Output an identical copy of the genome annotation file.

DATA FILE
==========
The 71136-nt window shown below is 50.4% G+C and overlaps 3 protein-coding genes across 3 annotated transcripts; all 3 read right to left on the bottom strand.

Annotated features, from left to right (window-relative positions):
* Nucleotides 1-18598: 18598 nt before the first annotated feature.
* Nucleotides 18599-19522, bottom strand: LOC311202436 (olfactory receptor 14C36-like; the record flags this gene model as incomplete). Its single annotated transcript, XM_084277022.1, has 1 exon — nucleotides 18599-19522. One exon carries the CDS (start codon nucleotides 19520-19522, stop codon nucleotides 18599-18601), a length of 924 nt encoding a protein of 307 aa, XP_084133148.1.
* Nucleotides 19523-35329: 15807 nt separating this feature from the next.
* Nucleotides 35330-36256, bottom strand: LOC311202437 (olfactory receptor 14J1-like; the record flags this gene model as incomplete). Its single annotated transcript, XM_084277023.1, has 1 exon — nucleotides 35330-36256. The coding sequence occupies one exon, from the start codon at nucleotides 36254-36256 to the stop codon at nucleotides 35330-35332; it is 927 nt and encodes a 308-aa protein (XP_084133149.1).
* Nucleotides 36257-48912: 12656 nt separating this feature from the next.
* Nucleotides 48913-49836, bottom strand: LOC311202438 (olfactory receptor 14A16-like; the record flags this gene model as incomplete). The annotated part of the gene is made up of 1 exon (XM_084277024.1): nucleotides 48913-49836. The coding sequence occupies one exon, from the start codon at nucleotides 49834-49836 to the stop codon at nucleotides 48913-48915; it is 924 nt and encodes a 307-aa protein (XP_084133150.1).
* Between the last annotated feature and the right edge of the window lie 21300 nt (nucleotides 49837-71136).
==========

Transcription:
The 71136-nt window shown below is 50.4% G+C and overlaps 3 protein-coding genes across 3 annotated transcripts; all 3 read right to left on the bottom strand.

Annotated features, from left to right (window-relative positions):
* Nucleotides 1-18598: 18598 nt before the first annotated feature.
* Nucleotides 18599-19522, bottom strand: LOC311202436 (olfactory receptor 14C36-like; the record flags this gene model as incomplete). Its single annotated transcript, XM_084277022.1, has 1 exon — nucleotides 18599-19522. One exon carries the CDS (start codon nucleotides 19520-19522, stop codon nucleotides 18599-18601), a length of 924 nt encoding a protein of 307 aa, XP_084133148.1.
* Nucleotides 19523-35329: 15807 nt separating this feature from the next.
* Nucleotides 35330-36256, bottom strand: LOC311202437 (olfactory receptor 14J1-like; the record flags this gene model as incomplete). Its single annotated transcript, XM_084277023.1, has 1 exon — nucleotides 35330-36256. The coding sequence occupies one exon, from the start codon at nucleotides 36254-36256 to the stop codon at nucleotides 35330-35332; it is 927 nt and encodes a 308-aa protein (XP_084133149.1).
* Nucleotides 36257-48912: 12656 nt separating this feature from the next.
* Nucleotides 48913-49836, bottom strand: LOC311202438 (olfactory receptor 14A16-like; the record flags this gene model as incomplete). The annotated part of the gene is made up of 1 exon (XM_084277024.1): nucleotides 48913-49836. The coding sequence occupies one exon, from the start codon at nucleotides 49834-49836 to the stop codon at nucleotides 48913-48915; it is 924 nt and encodes a 307-aa protein (XP_084133150.1).
* Between the last annotated feature and the right edge of the window lie 21300 nt (nucleotides 49837-71136).